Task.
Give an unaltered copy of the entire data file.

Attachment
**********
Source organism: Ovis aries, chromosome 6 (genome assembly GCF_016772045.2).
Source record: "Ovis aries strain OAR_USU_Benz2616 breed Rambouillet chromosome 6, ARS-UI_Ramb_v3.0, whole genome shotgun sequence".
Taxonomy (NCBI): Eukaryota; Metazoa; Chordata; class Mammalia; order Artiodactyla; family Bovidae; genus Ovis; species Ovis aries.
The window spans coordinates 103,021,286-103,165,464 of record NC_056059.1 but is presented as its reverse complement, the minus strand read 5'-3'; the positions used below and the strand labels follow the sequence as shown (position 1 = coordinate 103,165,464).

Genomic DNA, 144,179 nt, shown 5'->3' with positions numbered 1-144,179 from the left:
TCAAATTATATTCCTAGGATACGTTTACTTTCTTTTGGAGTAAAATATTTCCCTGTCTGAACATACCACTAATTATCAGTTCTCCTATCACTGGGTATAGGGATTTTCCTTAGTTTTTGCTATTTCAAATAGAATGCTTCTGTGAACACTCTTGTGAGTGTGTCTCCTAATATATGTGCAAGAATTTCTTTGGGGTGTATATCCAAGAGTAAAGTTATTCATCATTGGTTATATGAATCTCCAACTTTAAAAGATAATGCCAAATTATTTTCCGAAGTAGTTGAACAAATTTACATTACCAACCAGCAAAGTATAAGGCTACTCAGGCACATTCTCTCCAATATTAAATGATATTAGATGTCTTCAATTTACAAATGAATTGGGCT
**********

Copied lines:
Source organism: Ovis aries, chromosome 6 (genome assembly GCF_016772045.2).
Source record: "Ovis aries strain OAR_USU_Benz2616 breed Rambouillet chromosome 6, ARS-UI_Ramb_v3.0, whole genome shotgun sequence".
Taxonomy (NCBI): Eukaryota; Metazoa; Chordata; class Mammalia; order Artiodactyla; family Bovidae; genus Ovis; species Ovis aries.
The window spans coordinates 103,021,286-103,165,464 of record NC_056059.1 but is presented as its reverse complement, the minus strand read 5'-3'; the positions used below and the strand labels follow the sequence as shown (position 1 = coordinate 103,165,464).

Genomic DNA, 144,179 nt, shown 5'->3' with positions numbered 1-144,179 from the left:
TCAAATTATATTCCTAGGATACGTTTACTTTCTTTTGGAGTAAAATATTTCCCTGTCTGAACATACCACTAATTATCAGTTCTCCTATCACTGGGTATAGGGATTTTCCTTAGTTTTTGCTATTTCAAATAGAATGCTTCTGTGAACACTCTTGTGAGTGTGTCTCCTAATATATGTGCAAGAATTTCTTTGGGGTGTATATCCAAGAGTAAAGTTATTCATCATTGGTTATATGAATCTCCAACTTTAAAAGATAATGCCAAATTATTTTCCGAAGTAGTTGAACAAATTTACATTACCAACCAGCAAAGTATAAGGCTACTCAGGCACATTCTCTCCAATATTAAATGATATTAGATGTCTTCAATTTACAAATGAATTGGGCT